Natalie: Richard, throughout the 1980s and 1990s you worked on many well-known and highly popular television shows, such as Hotel, Murder She Wrote, The Love Boat, Fantasy Island, Jake and the Fatman, Baywatch, Santa Barbara, as well as several episodes of the prime time soap opera Dynasty. What were some of your most memorable experiences working on these iconic shows?

Richard: I mean Ricardo Montalbán was an amazing person. He invited me to a motorhome, and we had a long talk over lunch. That was extraordinary. What a gracious human being. Working with Jack Lord on Hawaii Five-O, was phenomenal because I met him as a younger actor and he had the graciousness to talk to me outside of screening. Then every time that he was directing, he would bring me over to Hawaii. For a broke actor barely getting by, to all of a sudden getting flown over to Hawaii and being put up in the Kahala Hilton and be able to live like a king for a week, was a pretty extraordinary adventure. He always treated me with great respect.

Dynasty was a classic television series, and I didn’t really get to know most of those actors on there. I would come on and do these roles with this woman, but I got to know her on Jan and Dean because she played my girlfriend later on in the movie. Susan Sarandon, I knew in New York as a young actor. She was working on a soap opera next to mine, and her husband [at the time] was Chris Sarandon, a Broadway actor and we all got to know each other and used to all go to this little Japanese steakhouse in Downtown New York there in the theater area. I did Last of the Belles with her, and that was her big breakthrough part. I almost got the second role. The role opposite her, but they gave me the Bill Knowles role eventually.

I knew Debra Winger and Sissy Spacek. All of them when they first came out. Debra Winger was playing Super Girl. I knew a lot of these actors when they were all kind of trying to make their way in the business. To have Jack Palance play my father [in the Hatfields and the McCoys]. He’s an extraordinary iconic actor. That was an extraordinary experience, although he didn’t talk to anybody. We were all terrified of him (laughs). He had such a presence about him. I’ll never forget him doing push-ups, one arm push-ups at the Academy Awards. I’ve had some pretty amazing experience with a lot of big movie stars.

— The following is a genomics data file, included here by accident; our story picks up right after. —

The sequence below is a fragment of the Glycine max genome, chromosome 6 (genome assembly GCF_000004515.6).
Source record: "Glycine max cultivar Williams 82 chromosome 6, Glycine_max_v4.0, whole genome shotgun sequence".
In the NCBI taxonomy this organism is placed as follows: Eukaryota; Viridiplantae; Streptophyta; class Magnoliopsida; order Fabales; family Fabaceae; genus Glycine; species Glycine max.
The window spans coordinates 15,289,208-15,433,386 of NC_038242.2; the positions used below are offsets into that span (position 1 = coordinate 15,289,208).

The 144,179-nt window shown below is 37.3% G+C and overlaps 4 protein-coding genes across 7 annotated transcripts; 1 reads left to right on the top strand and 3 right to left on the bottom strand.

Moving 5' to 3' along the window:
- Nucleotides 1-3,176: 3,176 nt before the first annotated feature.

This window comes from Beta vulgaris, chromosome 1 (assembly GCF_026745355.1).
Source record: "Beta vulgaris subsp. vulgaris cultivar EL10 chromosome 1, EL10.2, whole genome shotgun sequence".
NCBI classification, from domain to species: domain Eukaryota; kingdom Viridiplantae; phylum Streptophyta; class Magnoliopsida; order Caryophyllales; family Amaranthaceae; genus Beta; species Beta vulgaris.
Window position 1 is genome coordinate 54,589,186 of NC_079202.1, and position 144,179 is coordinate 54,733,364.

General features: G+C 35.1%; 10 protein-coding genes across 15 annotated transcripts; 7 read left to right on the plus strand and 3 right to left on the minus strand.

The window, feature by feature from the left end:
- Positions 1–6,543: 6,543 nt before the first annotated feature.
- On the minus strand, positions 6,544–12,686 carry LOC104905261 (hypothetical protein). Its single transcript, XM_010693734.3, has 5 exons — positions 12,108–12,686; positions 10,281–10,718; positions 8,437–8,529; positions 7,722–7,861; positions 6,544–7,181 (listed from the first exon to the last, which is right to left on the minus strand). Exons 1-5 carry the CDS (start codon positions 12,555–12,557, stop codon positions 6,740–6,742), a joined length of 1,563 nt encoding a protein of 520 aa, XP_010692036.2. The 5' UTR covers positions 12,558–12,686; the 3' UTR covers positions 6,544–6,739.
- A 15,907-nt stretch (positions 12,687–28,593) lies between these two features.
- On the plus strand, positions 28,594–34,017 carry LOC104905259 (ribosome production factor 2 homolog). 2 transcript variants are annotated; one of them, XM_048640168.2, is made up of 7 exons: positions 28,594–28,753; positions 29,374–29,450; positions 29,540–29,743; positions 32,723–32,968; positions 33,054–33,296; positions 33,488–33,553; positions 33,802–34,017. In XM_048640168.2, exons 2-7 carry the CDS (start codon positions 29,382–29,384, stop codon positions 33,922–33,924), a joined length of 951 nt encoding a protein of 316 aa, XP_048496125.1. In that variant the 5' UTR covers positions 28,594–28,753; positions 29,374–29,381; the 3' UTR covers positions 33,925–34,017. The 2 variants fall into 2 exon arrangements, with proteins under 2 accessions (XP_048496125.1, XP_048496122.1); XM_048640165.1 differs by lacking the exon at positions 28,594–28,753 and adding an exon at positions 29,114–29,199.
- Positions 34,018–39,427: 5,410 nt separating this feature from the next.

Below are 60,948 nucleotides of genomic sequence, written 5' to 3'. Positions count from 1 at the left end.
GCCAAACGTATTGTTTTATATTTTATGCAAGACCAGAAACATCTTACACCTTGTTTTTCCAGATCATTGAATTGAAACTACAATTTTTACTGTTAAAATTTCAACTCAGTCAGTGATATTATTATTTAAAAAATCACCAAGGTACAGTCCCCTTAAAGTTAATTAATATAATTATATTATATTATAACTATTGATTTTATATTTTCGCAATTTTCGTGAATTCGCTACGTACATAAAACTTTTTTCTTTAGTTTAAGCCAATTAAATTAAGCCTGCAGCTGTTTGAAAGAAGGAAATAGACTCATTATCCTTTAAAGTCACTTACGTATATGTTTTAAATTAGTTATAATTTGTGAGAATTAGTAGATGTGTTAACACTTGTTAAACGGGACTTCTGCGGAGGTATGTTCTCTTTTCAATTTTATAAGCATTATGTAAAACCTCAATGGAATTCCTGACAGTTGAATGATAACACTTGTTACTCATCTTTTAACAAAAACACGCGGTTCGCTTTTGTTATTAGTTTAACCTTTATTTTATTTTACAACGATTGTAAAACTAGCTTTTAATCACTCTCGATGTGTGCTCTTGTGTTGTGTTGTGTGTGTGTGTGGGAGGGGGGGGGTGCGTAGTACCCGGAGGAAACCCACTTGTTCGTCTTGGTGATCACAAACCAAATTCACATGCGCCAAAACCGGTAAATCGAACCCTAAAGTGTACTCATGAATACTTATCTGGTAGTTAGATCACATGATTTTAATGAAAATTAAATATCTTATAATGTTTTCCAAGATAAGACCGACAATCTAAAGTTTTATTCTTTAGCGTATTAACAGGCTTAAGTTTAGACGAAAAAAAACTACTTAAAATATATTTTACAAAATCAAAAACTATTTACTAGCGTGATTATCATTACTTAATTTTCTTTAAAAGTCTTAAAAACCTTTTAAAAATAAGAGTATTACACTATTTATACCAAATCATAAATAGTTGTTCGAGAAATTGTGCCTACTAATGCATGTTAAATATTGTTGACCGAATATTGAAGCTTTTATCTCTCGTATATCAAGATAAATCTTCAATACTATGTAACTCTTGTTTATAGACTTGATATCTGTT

Natalie: Richard, you attend many sci-fi fan conventions all over the United States and around the world. What is it about these fan conventions that appeals to you most? Would you like to share any memorable experiences?

Richard: I love sci-fi conventions because I never knew about them until my girlfriend at the time, who was a big sci-fi fan invited me to the Star Trek convention in Pasadena. I never knew, number one that they existed and number two, I couldn’t believe how many of these Trek fans loved Battlestar. It was an amazing experience to have so many people who have followed you and come up to you telling you their personal stories of how much they loved you on the show, and how much you made a difference in their lives. One commander of an aircraft carrier told me that they had bought the aircraft carrier into port in order to pick up the signal to watch the Battlestar pilot. Another woman had tears in her eyes, telling me how our show helped her get through cancer. I was touched deeply by having this direct contact with the fans that followed you through your career. Because I’m a sci-fi fan going to conventions, I got to meet a whole lot of these other people who love science-fiction. I realize that most of these people, they’re writers, they’re CGI guys, they’re engineers, they’re scientists. There’s lots of people, really smart people. I had some of the most amazing conversations about novels, about anything literary, movies, television. So, it was a great opportunity to hang out with people that you really felt at home with. Like I said, they come from all walks of life. They’re married, they’re husbands, they’re engineers, and they’re truck drivers. Then of course, over the years sci-fi conventions have become iconic and now you have hundreds of thousands of people that go to them from every walk of life and they have writers, directors, producers, authors from every show not just sci-fi that appear there. I’m going to Comic Con in San Diego with over 140, 000 people, doing my Battlestar panel there. I do acting workshops at these conventions as well.


Richard at the San Diego Comic Con in 2010.

Hatch at the San Diego Comic Con in 2010.

Natalie: Richard, you teach acting classes and workshops all over the United States and internationally. How have you been able to utilize your extensive experience in the entertainment industry, as well as your knowledge and wisdom to inspire and motivate aspiring young actors?

Richard: First of all, I’ve been teaching for the last thirty years in between gigs and other things. So, for me it’s always been part of who I am. I’ve always been a teacher. It’s just what happened to me as I became more and more well known, I got invited to speak and lecture. I got invited to colleges and universities, so I taught a lot of workshops, seminars in film departments, acting departments. Then I was directing showcases for the industry. I’ve done all of it. But I think the key for me is, I’m somebody who not only teaches but I basically live what I teach. I’m in the business, I’m functioning as an actor. I’m still acting, performing, directing, producing, and putting projects together. I’m teaching what I’ve had to learn in many cases the hard way through all the years that I’ve been in this industry.